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Peter J. Denning, Editor in ChiefThe digitally connected world has become a large, swirling sea of information stripped of context.

We help our readers make sense of it, find meaning in it, learn what to trust, and prepare for the future that may show up. "Ubiquity and Your Future

Peter J. Denning,
Editor-in-Chief

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LATEST ARTICLES

Interview

A conversation with Grace IbukunOluwa Ufeoshi: Preparing African youth for the future of work in the IT ecosystem

Interviewed by Bushra Anjum

Ubiquity's senior editor Dr. Bushra Anjum chats with Grace IbukunOluwa Ufeoshi, a data science professional and AI entrepreneur, about her passion for preparing the underprivileged African youth for the future of work in the IT ecosystem. They discuss IbukunOluwa's journey as a computer science educator and community leader, and her latest initiatives to equip young people with the requisite skills needed to apply AI in solving real social and business problems—especially in areas of socio-economic development across Africa. ...


opinion

Why is the Ultimate Visual Aid Spelled with 26 Letters?

by Philip Yaffe

Many people believe for ultimate success an audio-visual presentation should fill the screen with a maximum of pictures and a minimum of text because: "Pictures are visual; text is not." Objectively, it can be demonstrated that this simply isn't true. On the contrary, when properly used, text can often be more visual than virtually any picture (image) you could imagine. ...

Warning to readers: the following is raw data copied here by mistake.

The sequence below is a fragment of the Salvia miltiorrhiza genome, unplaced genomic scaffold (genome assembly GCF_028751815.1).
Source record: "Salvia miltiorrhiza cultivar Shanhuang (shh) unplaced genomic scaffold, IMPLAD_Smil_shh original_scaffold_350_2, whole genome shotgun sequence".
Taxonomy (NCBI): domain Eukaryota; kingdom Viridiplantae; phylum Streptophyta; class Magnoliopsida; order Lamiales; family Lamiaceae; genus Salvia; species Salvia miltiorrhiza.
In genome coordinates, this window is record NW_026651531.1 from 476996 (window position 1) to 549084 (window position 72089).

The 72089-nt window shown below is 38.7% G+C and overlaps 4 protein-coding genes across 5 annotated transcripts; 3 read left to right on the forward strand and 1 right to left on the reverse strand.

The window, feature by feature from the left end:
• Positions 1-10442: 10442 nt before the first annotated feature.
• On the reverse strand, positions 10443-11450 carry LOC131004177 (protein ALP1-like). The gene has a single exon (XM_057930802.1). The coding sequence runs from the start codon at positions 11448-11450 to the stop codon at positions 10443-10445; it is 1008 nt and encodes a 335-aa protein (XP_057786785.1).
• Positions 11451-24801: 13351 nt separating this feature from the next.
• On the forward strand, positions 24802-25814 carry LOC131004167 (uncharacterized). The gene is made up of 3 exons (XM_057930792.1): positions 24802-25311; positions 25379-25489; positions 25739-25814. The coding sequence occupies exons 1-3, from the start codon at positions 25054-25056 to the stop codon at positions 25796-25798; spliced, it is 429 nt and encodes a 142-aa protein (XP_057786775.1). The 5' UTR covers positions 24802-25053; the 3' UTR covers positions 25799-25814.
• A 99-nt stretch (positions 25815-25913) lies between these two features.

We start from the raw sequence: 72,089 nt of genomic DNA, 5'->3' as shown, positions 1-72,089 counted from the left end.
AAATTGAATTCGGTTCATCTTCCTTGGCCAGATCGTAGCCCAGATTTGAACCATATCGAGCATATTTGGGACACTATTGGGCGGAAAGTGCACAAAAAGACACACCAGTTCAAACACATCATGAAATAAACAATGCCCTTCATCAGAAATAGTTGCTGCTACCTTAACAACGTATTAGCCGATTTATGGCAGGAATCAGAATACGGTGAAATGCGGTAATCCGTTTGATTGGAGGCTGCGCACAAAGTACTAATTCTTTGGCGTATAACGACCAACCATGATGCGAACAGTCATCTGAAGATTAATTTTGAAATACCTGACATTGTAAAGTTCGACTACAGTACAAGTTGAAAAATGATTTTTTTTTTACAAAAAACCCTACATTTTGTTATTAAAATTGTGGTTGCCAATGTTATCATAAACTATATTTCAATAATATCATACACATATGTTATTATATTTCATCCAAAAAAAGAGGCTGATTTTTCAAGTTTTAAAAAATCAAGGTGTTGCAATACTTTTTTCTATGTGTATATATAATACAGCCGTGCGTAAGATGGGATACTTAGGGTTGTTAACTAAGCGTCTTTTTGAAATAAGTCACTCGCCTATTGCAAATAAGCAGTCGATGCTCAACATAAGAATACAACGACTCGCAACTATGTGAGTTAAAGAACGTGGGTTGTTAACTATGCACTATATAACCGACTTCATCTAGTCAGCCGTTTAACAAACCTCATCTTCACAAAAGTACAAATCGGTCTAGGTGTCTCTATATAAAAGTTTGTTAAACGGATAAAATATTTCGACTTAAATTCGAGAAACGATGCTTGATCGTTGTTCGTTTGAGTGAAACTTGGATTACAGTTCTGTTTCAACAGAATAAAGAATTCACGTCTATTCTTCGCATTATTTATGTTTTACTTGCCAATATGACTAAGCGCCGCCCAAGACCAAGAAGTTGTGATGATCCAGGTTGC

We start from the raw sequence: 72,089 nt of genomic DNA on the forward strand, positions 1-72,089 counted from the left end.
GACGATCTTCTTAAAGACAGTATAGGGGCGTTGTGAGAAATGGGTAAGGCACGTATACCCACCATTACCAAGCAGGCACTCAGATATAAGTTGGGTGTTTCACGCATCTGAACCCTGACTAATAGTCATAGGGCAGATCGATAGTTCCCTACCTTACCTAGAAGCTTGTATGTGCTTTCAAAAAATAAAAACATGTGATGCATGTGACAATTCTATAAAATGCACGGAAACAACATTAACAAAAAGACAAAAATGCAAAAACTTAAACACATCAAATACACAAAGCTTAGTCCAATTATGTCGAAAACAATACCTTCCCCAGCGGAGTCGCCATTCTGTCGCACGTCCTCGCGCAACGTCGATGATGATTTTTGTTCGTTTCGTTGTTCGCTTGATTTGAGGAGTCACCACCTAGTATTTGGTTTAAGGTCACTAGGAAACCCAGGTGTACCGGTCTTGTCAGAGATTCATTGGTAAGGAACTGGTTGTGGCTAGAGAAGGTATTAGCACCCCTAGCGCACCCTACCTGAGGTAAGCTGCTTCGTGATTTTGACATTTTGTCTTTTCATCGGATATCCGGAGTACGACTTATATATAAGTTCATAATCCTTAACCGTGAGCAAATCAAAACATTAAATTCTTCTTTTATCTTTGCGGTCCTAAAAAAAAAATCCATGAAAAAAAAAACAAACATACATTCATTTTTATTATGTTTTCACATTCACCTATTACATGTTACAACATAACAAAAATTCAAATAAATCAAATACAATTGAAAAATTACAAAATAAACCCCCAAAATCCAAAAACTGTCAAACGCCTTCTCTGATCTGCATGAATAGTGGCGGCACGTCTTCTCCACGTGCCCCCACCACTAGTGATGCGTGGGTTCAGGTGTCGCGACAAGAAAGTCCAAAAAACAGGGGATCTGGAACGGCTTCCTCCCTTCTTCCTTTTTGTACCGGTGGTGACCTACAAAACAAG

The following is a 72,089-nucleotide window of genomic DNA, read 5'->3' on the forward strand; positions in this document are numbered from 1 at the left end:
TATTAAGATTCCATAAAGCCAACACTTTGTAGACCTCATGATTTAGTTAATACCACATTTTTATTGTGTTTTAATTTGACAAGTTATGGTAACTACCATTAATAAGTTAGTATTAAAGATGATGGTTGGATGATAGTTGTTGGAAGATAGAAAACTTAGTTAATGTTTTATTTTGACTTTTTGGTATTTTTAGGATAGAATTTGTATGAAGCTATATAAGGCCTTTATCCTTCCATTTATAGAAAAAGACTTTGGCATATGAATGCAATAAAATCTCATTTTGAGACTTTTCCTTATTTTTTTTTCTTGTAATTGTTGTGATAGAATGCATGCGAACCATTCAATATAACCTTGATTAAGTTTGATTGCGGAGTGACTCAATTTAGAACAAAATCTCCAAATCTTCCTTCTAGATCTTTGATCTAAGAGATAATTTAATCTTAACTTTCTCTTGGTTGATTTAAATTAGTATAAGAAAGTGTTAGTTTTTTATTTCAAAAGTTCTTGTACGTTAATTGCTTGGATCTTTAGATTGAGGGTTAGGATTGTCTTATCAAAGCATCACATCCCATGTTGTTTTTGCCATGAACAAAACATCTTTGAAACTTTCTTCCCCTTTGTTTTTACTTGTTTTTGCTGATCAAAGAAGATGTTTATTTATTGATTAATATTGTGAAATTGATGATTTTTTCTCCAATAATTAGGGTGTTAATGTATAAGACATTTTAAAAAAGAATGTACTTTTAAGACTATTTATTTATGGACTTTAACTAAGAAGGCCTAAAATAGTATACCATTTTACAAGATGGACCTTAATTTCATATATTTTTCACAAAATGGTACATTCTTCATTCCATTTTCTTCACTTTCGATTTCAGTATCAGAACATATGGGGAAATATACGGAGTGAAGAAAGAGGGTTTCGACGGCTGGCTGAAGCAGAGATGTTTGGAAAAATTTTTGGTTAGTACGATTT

opinion

How to Avoid Using Too Much of a Good Thing

by Philip Yaffe

We live in a visual age, which has led many public speakers to believe every formal speech they give requires visual aids. This is too simplistic. Visual aids are supposed to aid the speech, not distract from it, i.e., they are useful when they are useful and not useful when they aren't. ...


Interview

A conversation with Heena Rathore: building secure cyber-physical systems

Interviewed by Bushra Anjum

Ubiquity's senior editor Dr. Bushra Anjum chats with Dr. Heena Rathore, assistant professor in the Computer Science Department at Texas State University, on how cyber-physical systems (CPS) are inherently similar to humans in their reliance upon sensing their environments and making decisions. They further discuss how this similarity motivates the exploration of novel AI algorithms inspired by the principles of cognition and neuroscience to ensure the security of critical CPS infrastructure, such as IoT networks, medical devices, and connected vehicles. ...